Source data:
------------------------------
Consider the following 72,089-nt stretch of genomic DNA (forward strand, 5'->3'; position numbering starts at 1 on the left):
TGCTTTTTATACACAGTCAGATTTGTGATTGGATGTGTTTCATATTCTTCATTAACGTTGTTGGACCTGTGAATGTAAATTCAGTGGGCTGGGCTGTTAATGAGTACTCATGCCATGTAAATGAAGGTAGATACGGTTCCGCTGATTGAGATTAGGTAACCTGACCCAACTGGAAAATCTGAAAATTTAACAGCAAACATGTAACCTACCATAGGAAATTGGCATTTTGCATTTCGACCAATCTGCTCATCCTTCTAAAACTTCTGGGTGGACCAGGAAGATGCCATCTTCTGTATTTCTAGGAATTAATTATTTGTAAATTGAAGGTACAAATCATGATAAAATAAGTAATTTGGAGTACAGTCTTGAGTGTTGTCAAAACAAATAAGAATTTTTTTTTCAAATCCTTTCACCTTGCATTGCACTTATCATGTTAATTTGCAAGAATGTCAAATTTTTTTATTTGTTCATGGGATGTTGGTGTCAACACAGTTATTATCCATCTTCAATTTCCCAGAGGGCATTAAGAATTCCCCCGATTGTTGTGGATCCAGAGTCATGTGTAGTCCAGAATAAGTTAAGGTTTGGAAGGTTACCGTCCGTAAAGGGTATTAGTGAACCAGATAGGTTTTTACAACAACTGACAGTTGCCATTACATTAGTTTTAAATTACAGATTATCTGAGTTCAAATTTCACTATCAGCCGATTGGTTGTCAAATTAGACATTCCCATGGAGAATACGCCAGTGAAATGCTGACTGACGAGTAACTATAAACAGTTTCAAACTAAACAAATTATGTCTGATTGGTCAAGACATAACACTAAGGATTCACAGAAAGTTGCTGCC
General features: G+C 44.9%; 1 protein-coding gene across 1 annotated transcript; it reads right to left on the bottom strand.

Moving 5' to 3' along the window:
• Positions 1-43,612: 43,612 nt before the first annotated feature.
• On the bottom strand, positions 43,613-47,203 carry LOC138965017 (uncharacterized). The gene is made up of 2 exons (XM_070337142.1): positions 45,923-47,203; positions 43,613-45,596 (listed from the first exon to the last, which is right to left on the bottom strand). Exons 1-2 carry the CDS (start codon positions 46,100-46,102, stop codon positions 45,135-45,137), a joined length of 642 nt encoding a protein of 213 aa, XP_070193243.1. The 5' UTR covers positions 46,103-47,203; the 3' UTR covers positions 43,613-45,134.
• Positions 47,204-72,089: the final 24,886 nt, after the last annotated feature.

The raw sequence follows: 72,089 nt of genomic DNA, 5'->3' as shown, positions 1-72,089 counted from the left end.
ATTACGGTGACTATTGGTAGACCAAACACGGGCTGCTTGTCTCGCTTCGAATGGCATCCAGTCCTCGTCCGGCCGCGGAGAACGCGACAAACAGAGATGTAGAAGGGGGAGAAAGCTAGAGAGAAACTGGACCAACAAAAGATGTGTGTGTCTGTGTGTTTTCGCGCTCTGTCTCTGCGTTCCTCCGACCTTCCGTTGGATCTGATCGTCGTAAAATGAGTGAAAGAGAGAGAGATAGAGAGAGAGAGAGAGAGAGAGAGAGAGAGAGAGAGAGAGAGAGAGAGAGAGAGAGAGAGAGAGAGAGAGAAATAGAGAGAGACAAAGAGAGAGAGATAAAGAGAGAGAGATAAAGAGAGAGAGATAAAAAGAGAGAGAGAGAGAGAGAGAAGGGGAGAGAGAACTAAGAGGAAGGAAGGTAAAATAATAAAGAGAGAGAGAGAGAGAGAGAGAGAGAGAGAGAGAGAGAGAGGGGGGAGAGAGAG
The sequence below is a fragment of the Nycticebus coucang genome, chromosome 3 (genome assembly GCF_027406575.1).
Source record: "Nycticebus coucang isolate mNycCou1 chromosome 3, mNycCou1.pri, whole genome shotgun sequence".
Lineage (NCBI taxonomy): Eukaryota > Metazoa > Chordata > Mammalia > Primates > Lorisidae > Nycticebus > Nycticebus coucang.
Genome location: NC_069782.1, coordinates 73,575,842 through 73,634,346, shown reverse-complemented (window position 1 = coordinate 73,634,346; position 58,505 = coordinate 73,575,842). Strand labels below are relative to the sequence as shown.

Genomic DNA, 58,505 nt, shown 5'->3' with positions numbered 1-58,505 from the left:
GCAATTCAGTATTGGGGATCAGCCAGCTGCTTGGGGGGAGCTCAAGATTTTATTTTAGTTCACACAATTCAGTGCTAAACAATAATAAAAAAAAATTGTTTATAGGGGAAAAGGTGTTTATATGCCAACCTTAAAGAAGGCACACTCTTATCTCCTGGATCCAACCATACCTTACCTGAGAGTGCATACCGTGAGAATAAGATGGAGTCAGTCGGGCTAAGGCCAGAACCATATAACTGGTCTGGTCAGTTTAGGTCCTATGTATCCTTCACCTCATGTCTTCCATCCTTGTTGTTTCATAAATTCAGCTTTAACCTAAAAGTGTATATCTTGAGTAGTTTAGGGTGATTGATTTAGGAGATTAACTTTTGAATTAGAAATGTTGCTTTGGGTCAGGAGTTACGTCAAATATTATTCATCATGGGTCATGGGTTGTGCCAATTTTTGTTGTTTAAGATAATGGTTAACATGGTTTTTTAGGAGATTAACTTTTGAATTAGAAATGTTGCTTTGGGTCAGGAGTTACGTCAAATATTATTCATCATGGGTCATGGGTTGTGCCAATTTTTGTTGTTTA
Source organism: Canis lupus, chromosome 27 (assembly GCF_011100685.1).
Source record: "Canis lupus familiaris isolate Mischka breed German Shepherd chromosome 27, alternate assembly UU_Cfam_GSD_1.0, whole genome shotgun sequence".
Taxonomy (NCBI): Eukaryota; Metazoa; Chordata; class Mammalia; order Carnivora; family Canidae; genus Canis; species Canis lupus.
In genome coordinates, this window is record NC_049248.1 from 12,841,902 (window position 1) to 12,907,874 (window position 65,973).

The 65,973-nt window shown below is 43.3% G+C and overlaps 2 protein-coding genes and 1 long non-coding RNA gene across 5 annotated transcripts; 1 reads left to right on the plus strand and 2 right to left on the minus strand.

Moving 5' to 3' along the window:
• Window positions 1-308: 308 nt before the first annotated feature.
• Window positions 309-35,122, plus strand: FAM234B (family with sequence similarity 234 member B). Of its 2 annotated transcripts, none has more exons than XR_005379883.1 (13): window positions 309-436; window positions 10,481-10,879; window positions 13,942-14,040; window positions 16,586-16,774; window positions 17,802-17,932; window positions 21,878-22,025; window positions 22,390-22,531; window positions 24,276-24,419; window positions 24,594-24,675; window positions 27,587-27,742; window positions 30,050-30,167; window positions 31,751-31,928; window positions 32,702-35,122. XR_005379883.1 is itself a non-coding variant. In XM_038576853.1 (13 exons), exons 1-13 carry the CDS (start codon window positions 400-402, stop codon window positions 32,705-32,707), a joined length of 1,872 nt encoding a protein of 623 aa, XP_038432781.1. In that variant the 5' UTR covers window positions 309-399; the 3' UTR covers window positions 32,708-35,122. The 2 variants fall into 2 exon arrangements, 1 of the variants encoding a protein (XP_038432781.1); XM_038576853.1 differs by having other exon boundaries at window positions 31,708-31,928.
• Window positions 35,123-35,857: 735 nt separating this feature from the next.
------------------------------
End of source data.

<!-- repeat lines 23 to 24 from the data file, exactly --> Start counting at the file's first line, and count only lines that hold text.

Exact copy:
• Window positions 309-35,122, plus strand: FAM234B (family with sequence similarity 234 member B). Of its 2 annotated transcripts, none has more exons than XR_005379883.1 (13): window positions 309-436; window positions 10,481-10,879; window positions 13,942-14,040; window positions 16,586-16,774; window positions 17,802-17,932; window positions 21,878-22,025; window positions 22,390-22,531; window positions 24,276-24,419; window positions 24,594-24,675; window positions 27,587-27,742; window positions 30,050-30,167; window positions 31,751-31,928; window positions 32,702-35,122. XR_005379883.1 is itself a non-coding variant. In XM_038576853.1 (13 exons), exons 1-13 carry the CDS (start codon window positions 400-402, stop codon window positions 32,705-32,707), a joined length of 1,872 nt encoding a protein of 623 aa, XP_038432781.1. In that variant the 5' UTR covers window positions 309-399; the 3' UTR covers window positions 32,708-35,122. The 2 variants fall into 2 exon arrangements, 1 of the variants encoding a protein (XP_038432781.1); XM_038576853.1 differs by having other exon boundaries at window positions 31,708-31,928.
• Window positions 35,123-35,857: 735 nt separating this feature from the next.